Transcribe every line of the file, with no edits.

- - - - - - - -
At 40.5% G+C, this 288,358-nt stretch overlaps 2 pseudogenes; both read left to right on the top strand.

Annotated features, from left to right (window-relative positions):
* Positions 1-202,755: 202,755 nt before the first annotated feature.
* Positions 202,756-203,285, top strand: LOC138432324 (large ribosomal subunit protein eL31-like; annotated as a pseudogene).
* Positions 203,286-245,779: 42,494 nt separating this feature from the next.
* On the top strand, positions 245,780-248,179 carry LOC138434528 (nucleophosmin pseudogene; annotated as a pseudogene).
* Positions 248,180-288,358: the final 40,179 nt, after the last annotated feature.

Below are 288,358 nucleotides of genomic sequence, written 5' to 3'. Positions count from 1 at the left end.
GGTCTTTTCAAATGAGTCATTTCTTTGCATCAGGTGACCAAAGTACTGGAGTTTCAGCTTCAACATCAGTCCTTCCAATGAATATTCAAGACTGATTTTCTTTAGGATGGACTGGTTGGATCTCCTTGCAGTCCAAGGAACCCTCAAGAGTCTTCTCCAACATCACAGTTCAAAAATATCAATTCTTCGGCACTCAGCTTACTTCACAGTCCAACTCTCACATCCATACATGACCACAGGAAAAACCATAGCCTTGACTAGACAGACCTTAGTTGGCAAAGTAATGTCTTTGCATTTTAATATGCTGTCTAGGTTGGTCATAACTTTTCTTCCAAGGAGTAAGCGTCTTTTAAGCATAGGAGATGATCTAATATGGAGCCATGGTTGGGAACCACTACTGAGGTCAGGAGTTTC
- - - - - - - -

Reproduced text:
At 40.5% G+C, this 288,358-nt stretch overlaps 2 pseudogenes; both read left to right on the top strand.

Annotated features, from left to right (window-relative positions):
* Positions 1-202,755: 202,755 nt before the first annotated feature.
* Positions 202,756-203,285, top strand: LOC138432324 (large ribosomal subunit protein eL31-like; annotated as a pseudogene).
* Positions 203,286-245,779: 42,494 nt separating this feature from the next.
* On the top strand, positions 245,780-248,179 carry LOC138434528 (nucleophosmin pseudogene; annotated as a pseudogene).
* Positions 248,180-288,358: the final 40,179 nt, after the last annotated feature.

Below are 288,358 nucleotides of genomic sequence, written 5' to 3'. Positions count from 1 at the left end.
GGTCTTTTCAAATGAGTCATTTCTTTGCATCAGGTGACCAAAGTACTGGAGTTTCAGCTTCAACATCAGTCCTTCCAATGAATATTCAAGACTGATTTTCTTTAGGATGGACTGGTTGGATCTCCTTGCAGTCCAAGGAACCCTCAAGAGTCTTCTCCAACATCACAGTTCAAAAATATCAATTCTTCGGCACTCAGCTTACTTCACAGTCCAACTCTCACATCCATACATGACCACAGGAAAAACCATAGCCTTGACTAGACAGACCTTAGTTGGCAAAGTAATGTCTTTGCATTTTAATATGCTGTCTAGGTTGGTCATAACTTTTCTTCCAAGGAGTAAGCGTCTTTTAAGCATAGGAGATGATCTAATATGGAGCCATGGTTGGGAACCACTACTGAGGTCAGGAGTTTC